While at Harvard's Fatigue Laboratory, he was inspired by his Cambridge mentor John Barcroft's ascent to the top of Tenerife's highest peak and his subsequent reports. Keys wrote up a proposal for an expedition to the Andes suggesting the study could have practical value for Chilean miners that worked at high altitudes. He was given the go-ahead and, in 1935, assembled a team to study the effects of high altitude on the body, such as how it affects blood pressure. He spent a couple of months at 9,500 feet and then five weeks at altitudes of 15,000 to 20,000 feet. He noted that there was no good way of predicting how well humans might adapt to high altitude, even if they adapted well to medium altitudes, which would be a problem for potential pilots in a time before pressure control. It was from these studies that he outlined the phenomenon of human physiological adaptation to environmental changes as a predictable event, a novel idea in a time when such things as blood pressure and resting heart rate were considered immutable.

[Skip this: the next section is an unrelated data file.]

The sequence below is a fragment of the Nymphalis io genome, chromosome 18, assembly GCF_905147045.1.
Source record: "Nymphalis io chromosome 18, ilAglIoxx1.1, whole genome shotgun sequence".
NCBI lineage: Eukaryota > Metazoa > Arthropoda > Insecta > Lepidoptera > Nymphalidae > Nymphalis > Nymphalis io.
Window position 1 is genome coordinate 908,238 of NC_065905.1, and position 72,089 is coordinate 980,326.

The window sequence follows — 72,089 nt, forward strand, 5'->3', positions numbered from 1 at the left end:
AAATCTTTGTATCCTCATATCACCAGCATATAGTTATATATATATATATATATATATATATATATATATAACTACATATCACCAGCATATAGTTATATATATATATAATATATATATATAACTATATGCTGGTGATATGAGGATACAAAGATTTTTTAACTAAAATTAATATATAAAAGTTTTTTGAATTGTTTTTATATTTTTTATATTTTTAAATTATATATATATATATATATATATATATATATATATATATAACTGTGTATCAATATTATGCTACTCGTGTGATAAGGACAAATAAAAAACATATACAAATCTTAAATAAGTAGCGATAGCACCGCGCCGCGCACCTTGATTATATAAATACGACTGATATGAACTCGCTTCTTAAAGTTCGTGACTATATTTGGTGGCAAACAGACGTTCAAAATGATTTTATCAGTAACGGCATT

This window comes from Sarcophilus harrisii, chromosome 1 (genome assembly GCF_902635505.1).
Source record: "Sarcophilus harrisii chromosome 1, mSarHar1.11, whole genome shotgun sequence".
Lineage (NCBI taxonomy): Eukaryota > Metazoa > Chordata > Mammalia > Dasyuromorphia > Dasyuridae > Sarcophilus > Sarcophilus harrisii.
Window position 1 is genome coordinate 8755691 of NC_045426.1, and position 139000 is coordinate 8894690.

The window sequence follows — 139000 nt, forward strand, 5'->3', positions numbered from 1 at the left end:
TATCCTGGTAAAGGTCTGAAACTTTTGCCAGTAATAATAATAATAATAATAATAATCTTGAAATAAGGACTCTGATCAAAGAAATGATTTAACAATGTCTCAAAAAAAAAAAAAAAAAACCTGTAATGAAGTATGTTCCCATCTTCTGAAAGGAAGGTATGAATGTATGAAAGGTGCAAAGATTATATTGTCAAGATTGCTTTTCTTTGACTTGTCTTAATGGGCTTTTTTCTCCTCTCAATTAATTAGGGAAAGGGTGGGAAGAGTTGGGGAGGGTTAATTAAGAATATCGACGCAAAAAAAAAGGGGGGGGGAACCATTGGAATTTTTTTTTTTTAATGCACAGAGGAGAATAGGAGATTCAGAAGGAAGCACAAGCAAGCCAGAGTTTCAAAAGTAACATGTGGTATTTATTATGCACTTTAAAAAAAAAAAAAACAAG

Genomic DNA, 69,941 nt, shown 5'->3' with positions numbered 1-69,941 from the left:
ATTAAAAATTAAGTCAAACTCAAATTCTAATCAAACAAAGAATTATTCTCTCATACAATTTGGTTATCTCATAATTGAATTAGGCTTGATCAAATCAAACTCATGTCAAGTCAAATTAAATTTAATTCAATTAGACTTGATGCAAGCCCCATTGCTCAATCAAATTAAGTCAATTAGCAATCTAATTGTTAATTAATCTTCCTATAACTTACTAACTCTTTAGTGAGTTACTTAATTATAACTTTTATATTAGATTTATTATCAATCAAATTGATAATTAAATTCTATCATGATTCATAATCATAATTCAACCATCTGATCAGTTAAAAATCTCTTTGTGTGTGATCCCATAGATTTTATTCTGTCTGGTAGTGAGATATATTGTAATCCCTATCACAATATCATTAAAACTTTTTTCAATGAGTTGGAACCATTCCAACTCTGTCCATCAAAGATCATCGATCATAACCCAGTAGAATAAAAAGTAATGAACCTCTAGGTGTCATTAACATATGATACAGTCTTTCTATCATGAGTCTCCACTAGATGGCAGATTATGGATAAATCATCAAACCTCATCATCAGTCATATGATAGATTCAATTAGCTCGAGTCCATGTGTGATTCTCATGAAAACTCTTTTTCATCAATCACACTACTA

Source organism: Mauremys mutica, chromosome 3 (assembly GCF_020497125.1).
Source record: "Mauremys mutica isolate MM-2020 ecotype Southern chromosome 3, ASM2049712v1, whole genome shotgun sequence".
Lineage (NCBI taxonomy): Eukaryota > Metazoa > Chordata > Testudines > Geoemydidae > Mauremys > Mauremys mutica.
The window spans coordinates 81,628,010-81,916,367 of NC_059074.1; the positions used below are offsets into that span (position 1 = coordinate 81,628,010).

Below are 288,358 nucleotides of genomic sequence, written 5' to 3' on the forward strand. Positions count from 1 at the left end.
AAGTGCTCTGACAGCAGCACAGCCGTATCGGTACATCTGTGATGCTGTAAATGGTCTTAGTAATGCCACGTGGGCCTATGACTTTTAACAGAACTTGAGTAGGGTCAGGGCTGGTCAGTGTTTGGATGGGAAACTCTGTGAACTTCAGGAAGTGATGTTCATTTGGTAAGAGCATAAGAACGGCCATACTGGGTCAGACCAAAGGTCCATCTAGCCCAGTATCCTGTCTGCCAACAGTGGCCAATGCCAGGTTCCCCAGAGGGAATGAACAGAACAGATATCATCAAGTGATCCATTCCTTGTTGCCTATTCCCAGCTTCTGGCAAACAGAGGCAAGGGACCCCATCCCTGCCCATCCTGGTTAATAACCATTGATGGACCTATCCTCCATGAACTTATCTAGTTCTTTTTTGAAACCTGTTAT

Development of K-rations
In 1936 Keys was offered a position at the Mayo Foundation in Rochester, where he would continue to carry out his studies in physiology. He left after a year, citing an intellectually stifling environment where research was secondary to clinical "doc business" and playing bridge. In 1937 he would leave the Mayo Foundation for the University of Minnesota to teach physiology; He also founded the Laboratory of Physiological Hygiene there. His earlier research on human physiology eventually led to an assignment with the Army Quartermaster Corps, where they worked to develop a more portable and nonperishable ration that would provide enough calories to sustain soldiers (such as paratroopers) in the field for up to two weeks. This development did not begin without some turbulence. His colleague, Dr. Elsworth Buskirk, notes: